So, I’ve slacked off lately on blogging. I know. I’ve had a lot on my mind for awhile and haven’t felt like publishing it for the world to see. I still don’t. So I’m just gonna play catch up a bit and start again from here on out.
First off, I got the old heave-ho from Semitool. A few weeks ago we had a department meeting and were informed that there was to be a round of layoffs at Semitool, and I.T. would be cut by 1-3 people. This, of course, is a disconcerting thing to hear because the entire I.T. department consisted of 12 people at the time worldwide. Seeing as I was the latest hire and seemed to have the least amount of responsibility, I had a feeling I was going to be one of the chosen few. Last Monday, that feeling came to be truth. At 8:30AM, a co-worker and I were asked to go with the I.T. manager to the CFO’s office. In my manager’s hand were two large white stuffed envelopes. Lovely. It’s a bit of a walk from I.T. over to the executive area, and I felt like the entire production floor was staring at us as we solemnly walked by. That was the worst of it. After sitting down and hearing about a 20 second version of “The economy sucks, we have to let people go and you’re one of ‘em”, I was on my way back to my desk, envelope in hand. The anxiety that had plagued me since the department meeting weeks before was replaced by a simultaneous disappointment in myself and a feeling of peace, knowing that it was time to move on to the next chapter of Montana life.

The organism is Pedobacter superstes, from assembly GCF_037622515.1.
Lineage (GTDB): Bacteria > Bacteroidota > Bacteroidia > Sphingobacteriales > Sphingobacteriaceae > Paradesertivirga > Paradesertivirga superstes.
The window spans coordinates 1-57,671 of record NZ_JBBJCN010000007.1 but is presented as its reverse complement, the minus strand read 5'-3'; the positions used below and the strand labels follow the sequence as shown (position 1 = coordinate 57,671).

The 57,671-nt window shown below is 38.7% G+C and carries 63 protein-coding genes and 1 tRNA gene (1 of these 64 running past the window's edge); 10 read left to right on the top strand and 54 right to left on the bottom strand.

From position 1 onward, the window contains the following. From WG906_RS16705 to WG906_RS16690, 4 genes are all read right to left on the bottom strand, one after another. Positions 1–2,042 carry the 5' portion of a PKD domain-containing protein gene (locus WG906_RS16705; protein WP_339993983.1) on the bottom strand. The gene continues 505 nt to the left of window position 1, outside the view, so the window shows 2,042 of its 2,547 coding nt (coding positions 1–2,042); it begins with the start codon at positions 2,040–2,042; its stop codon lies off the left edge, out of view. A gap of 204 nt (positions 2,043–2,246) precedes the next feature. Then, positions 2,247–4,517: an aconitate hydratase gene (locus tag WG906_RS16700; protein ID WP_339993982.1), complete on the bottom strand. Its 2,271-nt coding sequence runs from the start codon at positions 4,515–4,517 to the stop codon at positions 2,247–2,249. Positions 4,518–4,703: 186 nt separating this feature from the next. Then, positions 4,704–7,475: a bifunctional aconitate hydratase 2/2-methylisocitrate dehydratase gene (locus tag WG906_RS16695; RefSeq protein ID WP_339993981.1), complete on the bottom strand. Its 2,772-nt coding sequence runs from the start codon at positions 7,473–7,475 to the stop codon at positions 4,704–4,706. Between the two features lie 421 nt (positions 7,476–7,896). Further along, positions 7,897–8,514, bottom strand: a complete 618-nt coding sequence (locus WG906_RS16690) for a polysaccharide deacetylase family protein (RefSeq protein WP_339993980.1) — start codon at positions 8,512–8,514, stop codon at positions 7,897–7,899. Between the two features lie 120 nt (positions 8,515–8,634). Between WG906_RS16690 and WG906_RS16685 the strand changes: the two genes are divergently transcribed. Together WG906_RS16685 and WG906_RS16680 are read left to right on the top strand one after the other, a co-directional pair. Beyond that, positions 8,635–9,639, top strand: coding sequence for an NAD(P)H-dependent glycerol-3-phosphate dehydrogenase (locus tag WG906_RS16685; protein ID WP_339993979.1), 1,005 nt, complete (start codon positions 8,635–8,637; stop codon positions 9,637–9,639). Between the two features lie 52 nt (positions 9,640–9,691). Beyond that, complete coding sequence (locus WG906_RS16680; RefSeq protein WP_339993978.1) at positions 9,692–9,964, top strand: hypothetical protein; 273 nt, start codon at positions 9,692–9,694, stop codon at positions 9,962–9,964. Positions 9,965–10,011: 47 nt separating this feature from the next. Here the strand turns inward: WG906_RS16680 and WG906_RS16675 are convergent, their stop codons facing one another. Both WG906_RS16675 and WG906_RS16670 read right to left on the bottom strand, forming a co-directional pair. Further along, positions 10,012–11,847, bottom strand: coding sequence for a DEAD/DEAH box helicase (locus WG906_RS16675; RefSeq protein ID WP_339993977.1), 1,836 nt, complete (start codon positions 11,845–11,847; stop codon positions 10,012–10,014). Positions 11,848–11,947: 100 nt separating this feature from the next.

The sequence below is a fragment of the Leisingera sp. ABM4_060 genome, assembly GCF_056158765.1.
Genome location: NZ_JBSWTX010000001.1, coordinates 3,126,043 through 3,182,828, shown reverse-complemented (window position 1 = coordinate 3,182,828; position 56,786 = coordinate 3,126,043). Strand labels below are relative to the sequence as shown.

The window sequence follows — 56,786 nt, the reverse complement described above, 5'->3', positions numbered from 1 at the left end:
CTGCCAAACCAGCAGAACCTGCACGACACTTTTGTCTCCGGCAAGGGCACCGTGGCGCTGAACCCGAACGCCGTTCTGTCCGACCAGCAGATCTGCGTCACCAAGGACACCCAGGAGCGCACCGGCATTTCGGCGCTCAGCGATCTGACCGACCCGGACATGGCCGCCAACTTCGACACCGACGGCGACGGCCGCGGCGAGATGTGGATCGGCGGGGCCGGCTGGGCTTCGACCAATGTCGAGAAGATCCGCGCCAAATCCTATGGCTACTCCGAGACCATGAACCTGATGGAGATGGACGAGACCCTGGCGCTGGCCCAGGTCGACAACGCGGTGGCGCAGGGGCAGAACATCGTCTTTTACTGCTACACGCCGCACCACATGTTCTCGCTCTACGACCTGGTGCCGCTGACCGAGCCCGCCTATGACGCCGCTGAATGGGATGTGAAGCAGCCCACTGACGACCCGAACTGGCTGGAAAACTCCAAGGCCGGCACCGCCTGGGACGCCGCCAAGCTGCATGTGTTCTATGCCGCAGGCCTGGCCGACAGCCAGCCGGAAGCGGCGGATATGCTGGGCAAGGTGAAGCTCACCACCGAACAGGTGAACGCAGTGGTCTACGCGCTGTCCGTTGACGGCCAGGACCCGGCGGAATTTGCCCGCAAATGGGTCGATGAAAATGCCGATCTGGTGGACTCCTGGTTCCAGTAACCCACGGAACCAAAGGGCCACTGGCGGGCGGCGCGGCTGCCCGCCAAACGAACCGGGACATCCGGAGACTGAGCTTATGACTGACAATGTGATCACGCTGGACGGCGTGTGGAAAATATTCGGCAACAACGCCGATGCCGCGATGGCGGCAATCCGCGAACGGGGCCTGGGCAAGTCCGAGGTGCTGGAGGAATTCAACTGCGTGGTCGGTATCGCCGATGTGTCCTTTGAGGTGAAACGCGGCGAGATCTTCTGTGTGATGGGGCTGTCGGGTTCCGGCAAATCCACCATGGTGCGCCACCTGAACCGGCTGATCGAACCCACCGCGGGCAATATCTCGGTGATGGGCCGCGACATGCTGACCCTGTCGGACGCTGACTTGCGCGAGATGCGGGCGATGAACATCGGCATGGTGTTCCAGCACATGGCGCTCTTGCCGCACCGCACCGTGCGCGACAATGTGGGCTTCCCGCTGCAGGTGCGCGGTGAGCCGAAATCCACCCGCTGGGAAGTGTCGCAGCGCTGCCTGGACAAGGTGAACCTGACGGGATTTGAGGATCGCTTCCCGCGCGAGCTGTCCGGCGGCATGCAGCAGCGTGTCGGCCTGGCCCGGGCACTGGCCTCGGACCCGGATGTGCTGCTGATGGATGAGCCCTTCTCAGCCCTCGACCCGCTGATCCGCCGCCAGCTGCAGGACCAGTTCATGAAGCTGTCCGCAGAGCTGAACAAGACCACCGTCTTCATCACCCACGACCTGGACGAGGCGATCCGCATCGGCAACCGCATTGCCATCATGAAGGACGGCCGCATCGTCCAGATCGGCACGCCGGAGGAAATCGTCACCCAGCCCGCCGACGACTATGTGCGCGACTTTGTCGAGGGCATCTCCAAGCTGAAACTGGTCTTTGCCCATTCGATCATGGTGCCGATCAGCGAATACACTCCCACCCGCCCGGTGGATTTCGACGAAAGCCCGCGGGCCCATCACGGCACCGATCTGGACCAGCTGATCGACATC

After a minute or two of cleaning out my desk, I was out the door. Dozens of ex-employees came outside, one by one, and got into their cars, many looking crestfallen. I silently wondered what it would be like to have to come home and tell my family that I had lost my job. I made a couple quick calls to family members asking for prayer and started my car. A visit to the bank with my severance checks and a brief stop at my landlord’s leasing office to tell them the news brought little comfort. Some soul searching helped me realize that the Semitool job, while instrumental and certainly an integral part of what brought me to MT, left me feeling mis-utilized and unapplied. Coming home feeling unfulfilled was a part of my 5-day work week.
Fast forward to today – I’ve got a couple interviews lined up this week, one at The Summit, one at National Flood Services. I’m still submitting applications and resumes to prospective employers, of course, but it’s encouraging to have the interviews set. I’m hopeful and expectant that I will find something more fulfilling and better in line with my career goals. I’ve been evaluating the whole I.T. career path and I know I don’t have the passion for it. Ten years have passed, and I’m realizing that staring at a computer screen all day is about as fulfilling as it seems. I want to do something more involved with people, and right now the only industry that appears to be making money at doing this is healthcare. Unfortunately, I’m not a doctor/nurse/CNA/EMT/what have you. I’m weighing my options carefully and realize that it may be in my best interest to take a lower wage job if it means getting my foot in the door in the healthcare arena. On the other hand, I have many bills and necessary expenses that require a certain wage level. All of this just means that extra prayer and “finding myself” are paramount for prioritizing. Clearly, securing an income is at the top of the list. The desired change of career path isn’t one that can materialize overnight, barring some divine intervention and a winning lottery ticket for med school.
Letting go and trusting in God’s guidance and provision isn’t always easy, but it does bring me to a place of humility like none other. I’m so thankful for family and friends and the support they’ve demonstrated this especially this last week but really since I moved to the Flathead valley.